Nebraska politicians are considering a bill that would give the state legislature the power to raid the State Game Fund and transfer $7 million into the General Fund this year alone. The bill has received significant pushback from hunters and anglers in Nebraska, but at least one state senator has refused to budge.
“I will take every dime I can from Game and Parks because it is the poorest managed agency of our state,” said State Senator Steve Erdman in an email reviewed by MeatEater.
The bill, LB 1413, was introduced in Nebraska’s unicameral legislature at the behest of Governor Jim Pillen. It spells out a variety of monetary transfers to and from different government agencies, but it also includes a provision that grants the legislature the power to transfer money from the State Game Fund to the General Fund.
“Transfers may be made from the fund to the General Fund at the direction of the Legislature,” the bill reads on page 11. Acting on this newfound power, the bill directs the treasurer to transfer $7 million from the Game Fund to the General Fund on or before June 30, 2024.
The State Game Fund is funded by hunting and trapping license fees and related dollars. The $7 million transfer is a small portion of the Game and Parks Department’s $113 million budget, but the transfers don’t stop there.
The bill also takes $2.5 million from the Nebraska Habitat Fund, another $2.5 million from the State Park Cash Revolving Fund, and $6.5 million from the Water Recreation Enhancement Fund.
The money taken from the State Game Fund could have even larger implications. As the Congressional Sportsmen’s Foundation pointed out in a letter opposing LB 1413, using sportsmen-generated funding for anything other than the administration of a fish and wildlife agency could make the state ineligible for other federal dollars. In 2023, those federal funds totaled $27.4 million, which would strip the Nebraska Game and Parks Department of nearly $35 million next year.
But that may be exactly what some legislators would like to see. Nebraska Sen. Steve Erdman has previously voiced frustration with the fishing opportunities in his area, and he said at a committee meeting that he would like to take “whatever money we can possibly take” from the Game and Parks Department.
“The fishing locations I go to, I call them the Dead Sea. And that’s the way it’s been the last couple years,” he said to a Game and Parks official. “Your management of wildlife, especially mountain lions and elk is sub-par. So, whatever money we can possibly take from you, I’m in favor of that until you guys start managing what you should be managing.”
Erdman doubled down on these comments in an email to a hunter named Kevin Martin. Martin does not live in Nebraska, but he told MeatEater that he frequently hunts in the state and so believed it was appropriate to voice his concerns. Erdman did not agree.
“Kevin, I received fifty or more of these emails. Each one is exactly the same and it is very poorly written. Look at the first line: ‘As a concerned sportsman and constituent…’ Are you confused about where you live? How can you be a constituent of Nebraska if you live out-of-state? Nice try,” Erdman said.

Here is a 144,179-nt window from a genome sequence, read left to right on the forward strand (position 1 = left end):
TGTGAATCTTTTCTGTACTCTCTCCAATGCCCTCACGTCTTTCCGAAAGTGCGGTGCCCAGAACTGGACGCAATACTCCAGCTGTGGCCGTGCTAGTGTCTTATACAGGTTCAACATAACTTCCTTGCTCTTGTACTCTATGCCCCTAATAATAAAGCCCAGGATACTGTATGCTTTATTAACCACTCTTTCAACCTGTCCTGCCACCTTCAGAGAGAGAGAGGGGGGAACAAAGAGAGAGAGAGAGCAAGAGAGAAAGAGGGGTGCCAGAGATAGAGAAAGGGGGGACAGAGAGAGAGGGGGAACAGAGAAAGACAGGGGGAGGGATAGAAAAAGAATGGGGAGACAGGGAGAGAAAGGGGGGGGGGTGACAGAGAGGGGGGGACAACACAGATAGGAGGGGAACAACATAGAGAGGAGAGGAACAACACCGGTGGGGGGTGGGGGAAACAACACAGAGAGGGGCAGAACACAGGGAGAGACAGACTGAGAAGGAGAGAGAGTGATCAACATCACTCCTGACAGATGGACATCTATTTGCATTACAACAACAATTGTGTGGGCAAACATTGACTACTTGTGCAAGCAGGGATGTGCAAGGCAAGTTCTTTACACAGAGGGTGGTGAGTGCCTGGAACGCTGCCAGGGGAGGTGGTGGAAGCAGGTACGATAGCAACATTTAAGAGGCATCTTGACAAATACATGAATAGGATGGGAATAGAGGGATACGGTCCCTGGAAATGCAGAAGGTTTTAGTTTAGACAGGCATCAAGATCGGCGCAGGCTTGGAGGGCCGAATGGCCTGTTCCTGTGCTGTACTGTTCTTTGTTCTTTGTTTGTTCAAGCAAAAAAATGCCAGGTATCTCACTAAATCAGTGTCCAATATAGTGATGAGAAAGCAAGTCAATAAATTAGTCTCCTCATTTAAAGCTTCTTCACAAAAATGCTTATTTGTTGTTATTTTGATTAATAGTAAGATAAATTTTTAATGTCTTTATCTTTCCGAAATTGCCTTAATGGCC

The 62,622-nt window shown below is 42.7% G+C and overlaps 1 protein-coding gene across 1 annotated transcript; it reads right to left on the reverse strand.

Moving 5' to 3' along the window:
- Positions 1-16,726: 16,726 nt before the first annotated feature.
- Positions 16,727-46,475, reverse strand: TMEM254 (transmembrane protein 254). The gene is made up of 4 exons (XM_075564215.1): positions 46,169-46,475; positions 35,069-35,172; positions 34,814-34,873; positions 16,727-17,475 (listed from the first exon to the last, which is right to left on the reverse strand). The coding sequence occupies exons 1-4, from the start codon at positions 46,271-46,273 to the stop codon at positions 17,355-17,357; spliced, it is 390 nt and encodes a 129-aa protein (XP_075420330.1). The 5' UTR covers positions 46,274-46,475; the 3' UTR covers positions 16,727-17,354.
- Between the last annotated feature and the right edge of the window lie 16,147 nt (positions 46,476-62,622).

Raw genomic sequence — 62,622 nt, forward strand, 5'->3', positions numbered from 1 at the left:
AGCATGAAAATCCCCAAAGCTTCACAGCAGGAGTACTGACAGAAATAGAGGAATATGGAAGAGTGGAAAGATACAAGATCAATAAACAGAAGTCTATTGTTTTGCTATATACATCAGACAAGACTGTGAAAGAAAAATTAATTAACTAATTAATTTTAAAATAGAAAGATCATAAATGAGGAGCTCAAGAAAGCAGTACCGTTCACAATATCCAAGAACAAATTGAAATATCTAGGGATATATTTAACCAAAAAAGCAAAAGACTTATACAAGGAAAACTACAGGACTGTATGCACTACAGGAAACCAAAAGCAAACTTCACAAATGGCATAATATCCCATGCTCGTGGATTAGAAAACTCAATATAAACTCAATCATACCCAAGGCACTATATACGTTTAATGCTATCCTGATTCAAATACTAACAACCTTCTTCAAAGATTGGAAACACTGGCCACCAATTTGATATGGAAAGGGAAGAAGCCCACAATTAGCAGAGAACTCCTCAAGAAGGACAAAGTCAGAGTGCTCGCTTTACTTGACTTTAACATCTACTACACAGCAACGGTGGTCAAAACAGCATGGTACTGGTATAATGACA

“I will take every dime I can from Game and Parks because it is the poorest managed agency of our state,” he continued. “These emails mean absolutely nothing to a State Senator when they are copied and pasted. That must have taken a lot of creativity on your part.”
Martin told MeatEater that he used an auto-email generator from the group Sportsmen’s Alliance. But he still didn’t appreciate Erdman’s comments in his email or what he said on the phone when Martin called him later.
“His comment was condescending, and I would say honestly, very narcissistic,” Martin said. “When he spoke to me today, he straight up said for anyone that sends these letters in, ‘I’m not gonna pay a damn bit of attention to them because you guys are not my constituents.’”
Erdman had not responded to a MeatEater request for comment by the time of publication.
Todd Adkins, vice president of government affairs for the Sportsmen’s Alliance, said that Erdman should educate himself on the economic impact of both resident and non-resident hunters and anglers.
“Senator Erdman might do well to understand just how many hundreds of millions of dollars hunters and anglers contribute to Nebraska’s economy, and that non-residents are a huge source of that economic impact,” Adkins said. “This level of contempt for constituents and citizens, regardless of where they live, by a sitting senator is mindboggling.”
It isn’t uncommon for state legislatures to attempt to use money from license sales for other purposes. Just last year, federal auditors accused the Maine state government of improperly diverting funds from hunting, fishing, and wildlife protection programs to the state pension fund. Pennsylvania also recently attempted to pass a bill that would have transferred money from the state Game Fund to agricultural initiatives.
LB 1413 has been referred to the Appropriations Committee, but no action has been taken. Nebraska residents who would like to reach out to their state senator can find their contact information here. Non-resident hunters and anglers can reach out to LB 1413’s sponsor, Nebraska Speaker of the Legislature John Arch, here.
Feature image via Nebraska Legislature.